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J Nephrol. 2012 Nov-Dec;25(6):989-95. doi: 10.5301/jn.5000081.

Insulin glargine improves glycemic control and quality of life in type 2 diabetic patients on hemodialysis.

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1
Division of Nephrology and Metabolism, Department of Internal Medicine, Tokai University School of Medicine, Isehara, Kanagawa, Japan.

Abstract

BACKGROUND:

Diabetic patients on hemodialysis often experience severe hypoglycemia during intensive insulin therapy using conventional neutral protamine hagedorn (NPH) or nonintensive therapy with premixed insulin. Insulin glargine can simulate normal basal insulin secretion. We investigated the efficacy and safety of switching from NPH to glargine in type 2 diabetes patients on hemodialysis.

METHODS:

Hemodialysis patients who were being treated with NPH-based basal-bolus insulin therapy, regular insulin, NPH insulin or premixed insulin were switched to glargine. The target early morning fasting blood glucose (FBG) level was 110 mg/dL. Any increase in glargine dose was coupled with a reduction in the dose of any regular or rapid-acting insulin analogue as far as possible while maintaining a constant daily insulin dose. FBG, HbA(1c), daily insulin dosage, percentage of basal insulin dose in total daily insulin dose, body weight and incidence of hypoglycemic events were evaluated during the study period. Quality of life (QOL) was measured with a short questionnaire.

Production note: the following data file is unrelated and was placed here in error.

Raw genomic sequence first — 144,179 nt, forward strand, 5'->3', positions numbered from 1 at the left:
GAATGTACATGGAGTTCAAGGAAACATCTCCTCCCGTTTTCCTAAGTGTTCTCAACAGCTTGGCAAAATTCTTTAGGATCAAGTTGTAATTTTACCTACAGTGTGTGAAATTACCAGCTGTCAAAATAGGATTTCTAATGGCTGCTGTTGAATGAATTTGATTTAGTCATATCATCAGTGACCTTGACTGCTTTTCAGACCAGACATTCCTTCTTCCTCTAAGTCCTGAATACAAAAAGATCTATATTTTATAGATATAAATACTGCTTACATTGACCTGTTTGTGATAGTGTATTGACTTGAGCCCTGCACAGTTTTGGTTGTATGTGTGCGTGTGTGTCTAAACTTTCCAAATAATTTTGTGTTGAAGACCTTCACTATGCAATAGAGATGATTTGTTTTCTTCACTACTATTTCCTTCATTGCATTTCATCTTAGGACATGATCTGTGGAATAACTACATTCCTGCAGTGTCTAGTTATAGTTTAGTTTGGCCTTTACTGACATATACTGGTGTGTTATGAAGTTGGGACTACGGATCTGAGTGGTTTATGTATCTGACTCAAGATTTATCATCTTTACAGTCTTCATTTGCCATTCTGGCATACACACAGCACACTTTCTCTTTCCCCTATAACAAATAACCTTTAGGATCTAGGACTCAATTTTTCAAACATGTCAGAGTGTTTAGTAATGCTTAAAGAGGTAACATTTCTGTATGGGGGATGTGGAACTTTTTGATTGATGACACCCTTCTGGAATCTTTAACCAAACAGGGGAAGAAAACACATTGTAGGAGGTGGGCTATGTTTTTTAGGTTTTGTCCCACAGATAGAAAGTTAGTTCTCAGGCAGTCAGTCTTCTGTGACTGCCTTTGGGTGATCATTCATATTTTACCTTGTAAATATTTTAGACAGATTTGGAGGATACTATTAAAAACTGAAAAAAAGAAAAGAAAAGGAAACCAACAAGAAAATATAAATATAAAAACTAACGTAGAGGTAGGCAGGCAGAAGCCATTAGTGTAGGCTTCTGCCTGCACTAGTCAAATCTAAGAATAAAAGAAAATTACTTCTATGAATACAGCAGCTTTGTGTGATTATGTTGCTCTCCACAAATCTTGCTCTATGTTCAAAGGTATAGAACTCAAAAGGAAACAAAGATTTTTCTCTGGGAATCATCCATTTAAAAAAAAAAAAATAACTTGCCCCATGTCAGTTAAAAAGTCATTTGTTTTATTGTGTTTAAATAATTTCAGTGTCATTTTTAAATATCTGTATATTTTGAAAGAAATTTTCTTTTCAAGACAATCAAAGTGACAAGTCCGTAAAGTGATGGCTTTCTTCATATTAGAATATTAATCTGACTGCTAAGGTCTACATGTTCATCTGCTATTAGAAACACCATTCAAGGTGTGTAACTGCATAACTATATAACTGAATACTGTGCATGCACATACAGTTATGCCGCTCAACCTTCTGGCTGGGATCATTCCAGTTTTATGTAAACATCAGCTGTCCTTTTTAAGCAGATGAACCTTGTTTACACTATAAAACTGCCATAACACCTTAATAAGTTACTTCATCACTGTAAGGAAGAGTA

RESULTS:

HbA(1c) improved significantly during the observation period after switching. The daily insulin dose was reduced from 20.1 ± 15.2 to 18.1 ± 15.1 U/day, although the change was not statistically significant. FBG decreased significantly from 174.4 ± 58.7 to 126.2 ± 27.7 mg/dL. Body weight measured after dialysis did not change, and there were no changes in hemoglobin or hematocrit. The frequency of hypoglycemic episodes decreased significantly. QOL reports with switching to glargine were improved compared with those before switching.

CONCLUSION:

The results suggest that glargine is useful, can improve QOL of diabetic patients on hemodialysis, and achieve better glycemic control than NPH.

PMID:
22307438
DOI:
10.5301/jn.5000081
[Indexed for MEDLINE]
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